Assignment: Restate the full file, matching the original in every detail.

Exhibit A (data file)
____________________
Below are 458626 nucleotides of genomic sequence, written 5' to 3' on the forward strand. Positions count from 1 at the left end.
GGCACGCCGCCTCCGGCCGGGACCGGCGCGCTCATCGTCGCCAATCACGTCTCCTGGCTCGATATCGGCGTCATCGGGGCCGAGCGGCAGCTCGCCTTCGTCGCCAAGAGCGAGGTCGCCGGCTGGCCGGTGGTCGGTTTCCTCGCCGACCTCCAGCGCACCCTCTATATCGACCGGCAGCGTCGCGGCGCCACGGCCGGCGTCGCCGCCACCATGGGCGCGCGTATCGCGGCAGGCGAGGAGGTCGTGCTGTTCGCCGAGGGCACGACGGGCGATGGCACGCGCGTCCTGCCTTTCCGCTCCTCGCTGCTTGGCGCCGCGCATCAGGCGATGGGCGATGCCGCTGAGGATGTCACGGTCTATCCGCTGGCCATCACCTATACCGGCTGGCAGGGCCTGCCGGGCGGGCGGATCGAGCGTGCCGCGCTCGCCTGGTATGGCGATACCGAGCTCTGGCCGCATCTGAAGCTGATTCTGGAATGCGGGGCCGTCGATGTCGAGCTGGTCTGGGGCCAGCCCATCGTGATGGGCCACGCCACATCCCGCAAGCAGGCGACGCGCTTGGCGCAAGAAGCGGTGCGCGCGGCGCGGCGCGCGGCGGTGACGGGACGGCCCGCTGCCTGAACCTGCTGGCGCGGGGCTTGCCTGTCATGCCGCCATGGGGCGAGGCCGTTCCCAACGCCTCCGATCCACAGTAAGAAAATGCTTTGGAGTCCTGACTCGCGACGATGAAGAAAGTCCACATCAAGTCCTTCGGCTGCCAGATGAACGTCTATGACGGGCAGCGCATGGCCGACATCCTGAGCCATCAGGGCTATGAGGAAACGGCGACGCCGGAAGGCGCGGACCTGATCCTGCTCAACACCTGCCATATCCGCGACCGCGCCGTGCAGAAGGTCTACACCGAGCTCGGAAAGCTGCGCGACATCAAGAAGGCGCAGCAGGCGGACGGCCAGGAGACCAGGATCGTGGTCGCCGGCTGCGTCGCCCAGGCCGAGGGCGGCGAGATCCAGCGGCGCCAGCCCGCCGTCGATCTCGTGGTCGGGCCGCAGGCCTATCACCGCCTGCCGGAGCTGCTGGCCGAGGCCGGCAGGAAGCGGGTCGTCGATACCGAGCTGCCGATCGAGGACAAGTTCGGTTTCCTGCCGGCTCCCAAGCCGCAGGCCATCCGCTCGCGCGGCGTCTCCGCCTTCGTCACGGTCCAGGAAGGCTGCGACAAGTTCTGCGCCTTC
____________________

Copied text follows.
Below are 458626 nucleotides of genomic sequence, written 5' to 3' on the forward strand. Positions count from 1 at the left end.
GGCACGCCGCCTCCGGCCGGGACCGGCGCGCTCATCGTCGCCAATCACGTCTCCTGGCTCGATATCGGCGTCATCGGGGCCGAGCGGCAGCTCGCCTTCGTCGCCAAGAGCGAGGTCGCCGGCTGGCCGGTGGTCGGTTTCCTCGCCGACCTCCAGCGCACCCTCTATATCGACCGGCAGCGTCGCGGCGCCACGGCCGGCGTCGCCGCCACCATGGGCGCGCGTATCGCGGCAGGCGAGGAGGTCGTGCTGTTCGCCGAGGGCACGACGGGCGATGGCACGCGCGTCCTGCCTTTCCGCTCCTCGCTGCTTGGCGCCGCGCATCAGGCGATGGGCGATGCCGCTGAGGATGTCACGGTCTATCCGCTGGCCATCACCTATACCGGCTGGCAGGGCCTGCCGGGCGGGCGGATCGAGCGTGCCGCGCTCGCCTGGTATGGCGATACCGAGCTCTGGCCGCATCTGAAGCTGATTCTGGAATGCGGGGCCGTCGATGTCGAGCTGGTCTGGGGCCAGCCCATCGTGATGGGCCACGCCACATCCCGCAAGCAGGCGACGCGCTTGGCGCAAGAAGCGGTGCGCGCGGCGCGGCGCGCGGCGGTGACGGGACGGCCCGCTGCCTGAACCTGCTGGCGCGGGGCTTGCCTGTCATGCCGCCATGGGGCGAGGCCGTTCCCAACGCCTCCGATCCACAGTAAGAAAATGCTTTGGAGTCCTGACTCGCGACGATGAAGAAAGTCCACATCAAGTCCTTCGGCTGCCAGATGAACGTCTATGACGGGCAGCGCATGGCCGACATCCTGAGCCATCAGGGCTATGAGGAAACGGCGACGCCGGAAGGCGCGGACCTGATCCTGCTCAACACCTGCCATATCCGCGACCGCGCCGTGCAGAAGGTCTACACCGAGCTCGGAAAGCTGCGCGACATCAAGAAGGCGCAGCAGGCGGACGGCCAGGAGACCAGGATCGTGGTCGCCGGCTGCGTCGCCCAGGCCGAGGGCGGCGAGATCCAGCGGCGCCAGCCCGCCGTCGATCTCGTGGTCGGGCCGCAGGCCTATCACCGCCTGCCGGAGCTGCTGGCCGAGGCCGGCAGGAAGCGGGTCGTCGATACCGAGCTGCCGATCGAGGACAAGTTCGGTTTCCTGCCGGCTCCCAAGCCGCAGGCCATCCGCTCGCGCGGCGTCTCCGCCTTCGTCACGGTCCAGGAAGGCTGCGACAAGTTCTGCGCCTTC